Under Australian law, de facto couples have effectively the same legal rights and remedies as married people if they separate. So, if you are in a relationship but not married, your status as a de facto or otherwise is very important, especially when it comes to dividing your assets and working out who gets what.
If a court determines that you have been in a de facto relationship, it can then decide how your combined assets will be divided, including whether one of you has to pay spouse maintenance to the other.
What if my ex-partner makes a de facto property settlement claim against me?
Generally, a couple must have been together in a de facto relationship for two years before they can legally make a claim for a property settlement against their former partner.
If your ex makes a property settlement claim against you, then regardless of whether or not you believe you were in a de facto relationship, you should ensure that you obtain advice from a qualified Australian family lawyer.
Will I have to pay maintenance to my former spouse?
In Australia, a person has a responsibility to financially assist their former spouse or de facto partner if that person cannot support themselves. This kind of financial support is known as ‘spouse’ or ‘de facto spouse’ maintenance and it can be costly. Spouse maintenance can be in addition to any orders for a property settlement.
In considering requests for maintenance, the court has to consider whether the person seeking a maintenance order is genuinely unable to adequately financially support themselves. That person must be able to prove that they are seeking maintenance for “an adequate reason”, for example, having to care for a child or being unable to work due to age or health.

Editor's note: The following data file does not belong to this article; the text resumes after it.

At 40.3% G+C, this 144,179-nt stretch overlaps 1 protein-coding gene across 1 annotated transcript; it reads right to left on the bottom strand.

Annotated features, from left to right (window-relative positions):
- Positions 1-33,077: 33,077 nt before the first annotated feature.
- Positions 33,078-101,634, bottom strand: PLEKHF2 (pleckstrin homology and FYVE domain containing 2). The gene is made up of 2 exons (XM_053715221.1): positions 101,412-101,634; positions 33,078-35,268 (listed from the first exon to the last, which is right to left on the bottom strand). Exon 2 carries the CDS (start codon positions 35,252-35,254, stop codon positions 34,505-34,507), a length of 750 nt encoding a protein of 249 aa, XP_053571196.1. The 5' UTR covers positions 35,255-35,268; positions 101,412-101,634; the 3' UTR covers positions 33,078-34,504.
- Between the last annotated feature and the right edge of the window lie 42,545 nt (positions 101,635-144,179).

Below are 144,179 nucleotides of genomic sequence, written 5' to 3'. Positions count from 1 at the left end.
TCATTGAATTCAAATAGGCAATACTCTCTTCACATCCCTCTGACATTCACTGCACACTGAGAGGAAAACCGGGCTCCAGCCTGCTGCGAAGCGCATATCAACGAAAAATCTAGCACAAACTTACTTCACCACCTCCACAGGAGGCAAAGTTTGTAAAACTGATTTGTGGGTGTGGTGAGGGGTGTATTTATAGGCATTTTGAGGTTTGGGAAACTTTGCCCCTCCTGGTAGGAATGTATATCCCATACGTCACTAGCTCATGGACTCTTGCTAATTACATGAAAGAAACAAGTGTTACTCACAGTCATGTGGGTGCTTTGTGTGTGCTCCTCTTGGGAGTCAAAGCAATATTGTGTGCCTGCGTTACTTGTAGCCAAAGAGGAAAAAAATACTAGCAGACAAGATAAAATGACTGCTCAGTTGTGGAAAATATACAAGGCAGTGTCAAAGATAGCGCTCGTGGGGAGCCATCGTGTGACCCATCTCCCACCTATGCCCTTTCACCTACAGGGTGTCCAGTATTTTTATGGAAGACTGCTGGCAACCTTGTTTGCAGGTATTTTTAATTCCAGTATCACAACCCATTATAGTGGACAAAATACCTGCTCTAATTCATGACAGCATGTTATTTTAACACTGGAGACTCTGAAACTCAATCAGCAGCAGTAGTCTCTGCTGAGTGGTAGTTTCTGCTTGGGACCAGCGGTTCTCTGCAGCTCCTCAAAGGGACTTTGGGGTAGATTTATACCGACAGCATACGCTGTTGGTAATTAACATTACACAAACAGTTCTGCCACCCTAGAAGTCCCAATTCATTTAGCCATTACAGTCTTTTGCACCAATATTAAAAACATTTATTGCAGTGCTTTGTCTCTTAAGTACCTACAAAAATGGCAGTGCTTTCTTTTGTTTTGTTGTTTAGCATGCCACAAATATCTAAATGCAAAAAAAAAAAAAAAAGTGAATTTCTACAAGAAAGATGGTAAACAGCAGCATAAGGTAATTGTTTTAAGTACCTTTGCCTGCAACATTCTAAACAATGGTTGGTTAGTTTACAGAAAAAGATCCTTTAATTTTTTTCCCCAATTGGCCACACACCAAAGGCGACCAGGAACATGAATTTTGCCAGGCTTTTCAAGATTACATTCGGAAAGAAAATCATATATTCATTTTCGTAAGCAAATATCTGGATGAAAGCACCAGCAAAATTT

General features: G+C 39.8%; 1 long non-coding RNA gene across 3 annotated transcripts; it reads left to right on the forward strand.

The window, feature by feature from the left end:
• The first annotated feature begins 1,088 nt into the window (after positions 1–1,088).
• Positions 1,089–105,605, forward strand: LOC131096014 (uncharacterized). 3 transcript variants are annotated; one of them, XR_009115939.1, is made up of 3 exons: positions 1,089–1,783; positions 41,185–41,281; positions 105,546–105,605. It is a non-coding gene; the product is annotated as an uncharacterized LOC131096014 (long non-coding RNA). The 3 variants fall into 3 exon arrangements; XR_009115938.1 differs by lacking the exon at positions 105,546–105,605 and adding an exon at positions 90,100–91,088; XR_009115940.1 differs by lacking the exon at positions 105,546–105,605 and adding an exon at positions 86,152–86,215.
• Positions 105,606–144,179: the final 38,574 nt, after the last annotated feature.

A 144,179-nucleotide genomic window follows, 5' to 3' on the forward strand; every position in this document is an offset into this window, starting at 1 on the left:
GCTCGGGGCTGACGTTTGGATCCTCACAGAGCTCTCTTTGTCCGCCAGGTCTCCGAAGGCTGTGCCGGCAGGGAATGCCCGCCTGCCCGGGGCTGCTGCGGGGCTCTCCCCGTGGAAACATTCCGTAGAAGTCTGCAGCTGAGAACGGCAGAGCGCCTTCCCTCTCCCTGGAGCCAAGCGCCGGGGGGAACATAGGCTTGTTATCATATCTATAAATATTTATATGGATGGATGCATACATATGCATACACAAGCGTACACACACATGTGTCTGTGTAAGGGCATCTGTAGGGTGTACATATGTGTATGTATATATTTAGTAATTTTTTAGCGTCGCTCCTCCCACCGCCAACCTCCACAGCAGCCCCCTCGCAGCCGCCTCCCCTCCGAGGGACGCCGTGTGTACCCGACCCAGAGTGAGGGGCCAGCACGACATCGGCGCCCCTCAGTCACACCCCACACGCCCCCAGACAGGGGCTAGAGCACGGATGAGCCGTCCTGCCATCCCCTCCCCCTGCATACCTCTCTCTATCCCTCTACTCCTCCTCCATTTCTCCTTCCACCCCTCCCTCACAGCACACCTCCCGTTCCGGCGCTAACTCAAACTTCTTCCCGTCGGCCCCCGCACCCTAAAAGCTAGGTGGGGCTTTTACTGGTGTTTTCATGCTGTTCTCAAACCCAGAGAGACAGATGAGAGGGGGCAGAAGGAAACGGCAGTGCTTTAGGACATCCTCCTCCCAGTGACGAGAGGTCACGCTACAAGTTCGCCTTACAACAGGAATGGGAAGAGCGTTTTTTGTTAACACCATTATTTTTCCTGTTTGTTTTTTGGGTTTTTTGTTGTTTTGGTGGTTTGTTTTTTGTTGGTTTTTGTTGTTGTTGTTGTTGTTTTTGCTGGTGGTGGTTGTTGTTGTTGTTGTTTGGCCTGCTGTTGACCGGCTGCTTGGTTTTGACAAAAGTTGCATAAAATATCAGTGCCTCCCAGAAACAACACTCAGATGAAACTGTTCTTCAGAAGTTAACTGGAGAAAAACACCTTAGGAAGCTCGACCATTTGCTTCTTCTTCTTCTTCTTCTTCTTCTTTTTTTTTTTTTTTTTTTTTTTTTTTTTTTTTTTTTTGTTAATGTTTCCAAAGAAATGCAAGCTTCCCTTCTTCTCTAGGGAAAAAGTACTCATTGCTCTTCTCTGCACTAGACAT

The court must also be convinced that the person being asked to pay maintenance has the capacity to do so, after taking into account that person’s own reasonable living expenses and (in some circumstances) those of others, such as their new partner or children.
How can I avoid a property settlement and maintenance claim from my de facto partner?
De facto couples who wish to remove the threat of litigation can create a financial agreement. This is a legally binding document which records their intentions as to how some or all of their property and financial assets will be divided if they separate.
The financial agreements we have in Australia are similar to American pre-nuptial agreements. In addition to covering property and finances, a couple can also use them to exempt each other from spouse and de facto maintenance, or to specify the maintenance terms in the event that they separate.
It's important to be aware that pre-existing assets, that is assets acquired by either party before the de facto relationship commenced, will form part of the asset pool available for division in the event that the couple later goes their separate ways. Your respective contributions are still relevant, however you should not assume that those assets will be quarantined from a claim, except where the couple have entered into a financial agreement which provides for that outcome.
A financial agreement offers many advantages, however careful consideration needs to be given as to the appropriateness of an agreement for your particular situation. If you are thinking about creating or signing a financial agreement, you should seek appropriate legal advice.
Asha Fielding, Lawyer
Daniel Kaufman, Senior Associate
Jane Koelmeyer, Partner
Asha Fielding | Lawyer
Family & Relationship Law
+61 3 9269 9677
Jodylee Bartal | Special Counsel
Family & Relationship Law
+61 3 9269 9323
All information in this article is of a general nature only and is not intended to be relied upon as, nor to be a substitute for, specific legal professional advice. No responsibility for the loss occasioned to any person acting on or refraining from action as a result of any material published can be accepted.